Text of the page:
About half of the show is original music. “That was a surprise,” says Donnelly. “A lot of people like the covers, but when we added in the original work, that’s what the audiences commented on most. People think that’s something special.” Listening to their original pieces, it’s easy to say why, whether it’s Donnelly’s lilting cowboy-esque song about strolling down Commercial Street in the evening or Richardson’s love song to someone who is the sun, the moon, and the stars. “The originals reflect our lives, and so does the commenting in between songs,” says Donnelly, who has always loved to tell Provincetown stories as part of his sets. “There’s all this Ptown imagery in them, they’re a window into our lives.”

Both agree that what they create together is something larger than the sum of its parts. “We’re both producers,” says Donnelly. “That means Jon is there pulling half the load. I get us some bookings, he gets us some bookings. And the same goes for the music. I can bring a song to him and say, I don’t have a bridge for this one, can you help?” The harmony isn’t just in what they sing; they bring it to each other. “I don’t want to stop his flow,” says Donnelly. “I can rely on Peter,” Richardson adds. “I know I’m not in this alone.”

Richardson loves, but loves, Dolly Parton. Why? “Her songs are deceptively simple,” he says. In reality, the stories they tell are anything but simple; they speak directly to the listener’s heart. “There’s a real story in them. I love her spirit and her energy, and her songs are built for harmony. Besides, this folk duo singing Dolly—that surprises people!”

“We’re always looking for an Americana element,” says Donnelly. “Songs that are rich in the stories they tell about family, about place, about time.” They talked about adding a protest song, but “bringing up Trump, the Republicans, that kills the special energy we’re creating. It changes the dynamic,” Richardson says. Donnelly concurs. “We want to embody inclusiveness. Instead of saying what we don’t like, we say what we do.”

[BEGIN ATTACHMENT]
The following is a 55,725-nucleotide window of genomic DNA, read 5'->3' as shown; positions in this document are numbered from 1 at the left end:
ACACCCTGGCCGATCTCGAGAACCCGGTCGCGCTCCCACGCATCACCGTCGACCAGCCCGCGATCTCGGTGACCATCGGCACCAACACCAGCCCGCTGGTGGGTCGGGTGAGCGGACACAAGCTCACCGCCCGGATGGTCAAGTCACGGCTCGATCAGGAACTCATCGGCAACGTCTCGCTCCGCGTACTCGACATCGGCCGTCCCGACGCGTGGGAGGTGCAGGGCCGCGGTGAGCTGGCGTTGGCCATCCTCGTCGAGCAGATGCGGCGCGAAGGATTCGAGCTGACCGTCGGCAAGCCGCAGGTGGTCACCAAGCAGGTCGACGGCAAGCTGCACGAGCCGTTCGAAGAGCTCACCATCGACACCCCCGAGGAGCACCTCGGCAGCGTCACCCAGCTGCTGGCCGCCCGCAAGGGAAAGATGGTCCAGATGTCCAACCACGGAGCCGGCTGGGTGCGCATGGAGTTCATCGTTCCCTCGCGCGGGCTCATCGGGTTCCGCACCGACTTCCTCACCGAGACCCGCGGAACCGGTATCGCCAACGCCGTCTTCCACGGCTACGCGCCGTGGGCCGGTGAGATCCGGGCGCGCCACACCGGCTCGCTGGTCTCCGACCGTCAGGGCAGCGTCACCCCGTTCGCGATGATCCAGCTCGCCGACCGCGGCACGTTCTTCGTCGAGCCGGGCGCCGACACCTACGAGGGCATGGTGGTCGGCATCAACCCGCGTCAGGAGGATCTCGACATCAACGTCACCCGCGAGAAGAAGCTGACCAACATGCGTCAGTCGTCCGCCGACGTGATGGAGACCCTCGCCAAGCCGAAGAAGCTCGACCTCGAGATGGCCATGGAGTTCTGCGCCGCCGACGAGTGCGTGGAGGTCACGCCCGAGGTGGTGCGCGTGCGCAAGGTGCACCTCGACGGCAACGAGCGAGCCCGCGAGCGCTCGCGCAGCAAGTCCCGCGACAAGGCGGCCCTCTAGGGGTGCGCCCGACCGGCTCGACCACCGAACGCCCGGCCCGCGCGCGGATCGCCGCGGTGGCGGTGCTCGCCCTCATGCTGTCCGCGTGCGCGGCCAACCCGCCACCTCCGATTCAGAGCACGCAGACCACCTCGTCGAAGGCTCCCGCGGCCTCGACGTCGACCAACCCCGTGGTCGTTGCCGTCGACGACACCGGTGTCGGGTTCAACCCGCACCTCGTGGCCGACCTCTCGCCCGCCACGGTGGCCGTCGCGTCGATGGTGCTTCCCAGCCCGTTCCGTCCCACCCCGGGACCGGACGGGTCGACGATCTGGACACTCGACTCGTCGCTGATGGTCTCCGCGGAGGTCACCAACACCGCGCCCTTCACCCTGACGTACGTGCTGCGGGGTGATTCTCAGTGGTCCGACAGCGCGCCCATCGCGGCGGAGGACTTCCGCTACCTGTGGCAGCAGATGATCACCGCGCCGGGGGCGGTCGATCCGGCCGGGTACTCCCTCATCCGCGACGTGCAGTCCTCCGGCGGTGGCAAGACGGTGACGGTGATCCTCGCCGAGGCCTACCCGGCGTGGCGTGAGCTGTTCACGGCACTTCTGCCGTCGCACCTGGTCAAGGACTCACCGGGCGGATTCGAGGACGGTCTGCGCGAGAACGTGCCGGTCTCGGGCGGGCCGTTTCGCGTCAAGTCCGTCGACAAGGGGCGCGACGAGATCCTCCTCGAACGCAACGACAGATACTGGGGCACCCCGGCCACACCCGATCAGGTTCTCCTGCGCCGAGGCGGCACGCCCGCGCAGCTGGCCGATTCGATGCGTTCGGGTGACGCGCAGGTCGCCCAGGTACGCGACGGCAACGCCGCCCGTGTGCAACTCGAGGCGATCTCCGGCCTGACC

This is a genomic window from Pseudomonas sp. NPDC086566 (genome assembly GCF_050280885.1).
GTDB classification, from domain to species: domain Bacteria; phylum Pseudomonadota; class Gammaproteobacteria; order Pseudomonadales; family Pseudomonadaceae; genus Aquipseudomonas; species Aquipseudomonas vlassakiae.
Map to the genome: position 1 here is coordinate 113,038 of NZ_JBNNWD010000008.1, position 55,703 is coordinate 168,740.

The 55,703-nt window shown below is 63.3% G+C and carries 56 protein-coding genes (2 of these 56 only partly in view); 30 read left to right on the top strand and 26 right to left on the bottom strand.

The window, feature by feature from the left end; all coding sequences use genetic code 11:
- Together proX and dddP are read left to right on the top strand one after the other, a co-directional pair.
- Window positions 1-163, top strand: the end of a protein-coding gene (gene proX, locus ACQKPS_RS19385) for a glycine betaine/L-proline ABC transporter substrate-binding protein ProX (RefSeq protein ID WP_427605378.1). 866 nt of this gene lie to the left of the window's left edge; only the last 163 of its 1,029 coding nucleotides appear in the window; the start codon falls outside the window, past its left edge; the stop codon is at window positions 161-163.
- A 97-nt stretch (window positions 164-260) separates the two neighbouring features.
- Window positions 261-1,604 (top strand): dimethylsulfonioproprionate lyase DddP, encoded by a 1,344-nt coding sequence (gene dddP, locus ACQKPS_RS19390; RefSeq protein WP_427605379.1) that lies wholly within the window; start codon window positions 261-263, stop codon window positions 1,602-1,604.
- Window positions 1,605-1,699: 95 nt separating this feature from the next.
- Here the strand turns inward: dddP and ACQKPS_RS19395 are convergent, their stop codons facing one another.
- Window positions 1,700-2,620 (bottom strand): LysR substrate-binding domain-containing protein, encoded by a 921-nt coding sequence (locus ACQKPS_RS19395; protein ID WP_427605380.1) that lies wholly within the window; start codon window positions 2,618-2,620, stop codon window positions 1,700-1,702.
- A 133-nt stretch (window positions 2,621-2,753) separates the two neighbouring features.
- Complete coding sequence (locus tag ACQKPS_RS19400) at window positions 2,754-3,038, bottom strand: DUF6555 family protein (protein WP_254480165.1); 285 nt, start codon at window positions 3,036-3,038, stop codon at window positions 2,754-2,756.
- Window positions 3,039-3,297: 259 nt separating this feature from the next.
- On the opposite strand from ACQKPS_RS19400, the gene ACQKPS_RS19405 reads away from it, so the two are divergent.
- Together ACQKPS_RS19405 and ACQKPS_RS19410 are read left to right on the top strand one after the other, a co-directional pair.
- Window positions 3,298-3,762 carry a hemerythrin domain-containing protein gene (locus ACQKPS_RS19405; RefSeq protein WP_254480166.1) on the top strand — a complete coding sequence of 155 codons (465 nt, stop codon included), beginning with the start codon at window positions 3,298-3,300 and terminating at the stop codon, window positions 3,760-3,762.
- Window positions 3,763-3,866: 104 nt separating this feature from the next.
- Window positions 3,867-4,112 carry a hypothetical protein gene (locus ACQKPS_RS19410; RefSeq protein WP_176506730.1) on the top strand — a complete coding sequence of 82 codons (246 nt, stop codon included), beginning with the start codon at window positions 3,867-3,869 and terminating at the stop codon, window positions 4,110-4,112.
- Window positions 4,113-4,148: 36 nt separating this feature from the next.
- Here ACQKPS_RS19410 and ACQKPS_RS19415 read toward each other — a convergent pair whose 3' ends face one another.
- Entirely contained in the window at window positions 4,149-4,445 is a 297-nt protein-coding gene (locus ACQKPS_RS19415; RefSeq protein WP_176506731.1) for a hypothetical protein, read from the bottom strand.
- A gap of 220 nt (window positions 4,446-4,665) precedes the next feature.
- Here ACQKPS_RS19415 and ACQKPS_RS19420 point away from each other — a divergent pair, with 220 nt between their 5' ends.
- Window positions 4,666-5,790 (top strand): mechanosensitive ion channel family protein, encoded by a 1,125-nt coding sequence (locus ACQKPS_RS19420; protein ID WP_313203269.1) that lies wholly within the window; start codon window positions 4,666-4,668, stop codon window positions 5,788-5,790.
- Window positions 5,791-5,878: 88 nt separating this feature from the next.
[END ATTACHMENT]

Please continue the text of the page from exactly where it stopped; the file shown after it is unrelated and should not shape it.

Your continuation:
They’ve been rehearsing all winter, adding two songs a week to their repertoire; there’s depth and thoughtfulness in their choices and in their performances. “There’s an older audience in Ptown, people in their forties and fifties and sixties, who can relate to a lot of the music, they know all the words,” says Donnelly. Richardson adds, “and it’s all new to the younger audiences, we get to introduce them to it.” That introduction includes people like Hank Williams, Neil Young, John Prine… along with, naturally, the beloved Simon & Garfunkel.

Their favorite venue so far? “The nursing home,” they say in unison. “You see people who look tired, discouraged,” says Richardson. “And once they start hearing the music, it’s like something inside them lets go, they’re breathing more freely, their faces lighten up.” And that’s what the music is really all about. “Listen, if you can make one person happier than they were on that one day you encounter them, then it’s worth it,” says Richardson.

It’s a good way to make music. It’s a good way to move through life, too.

photo by Dan Fasman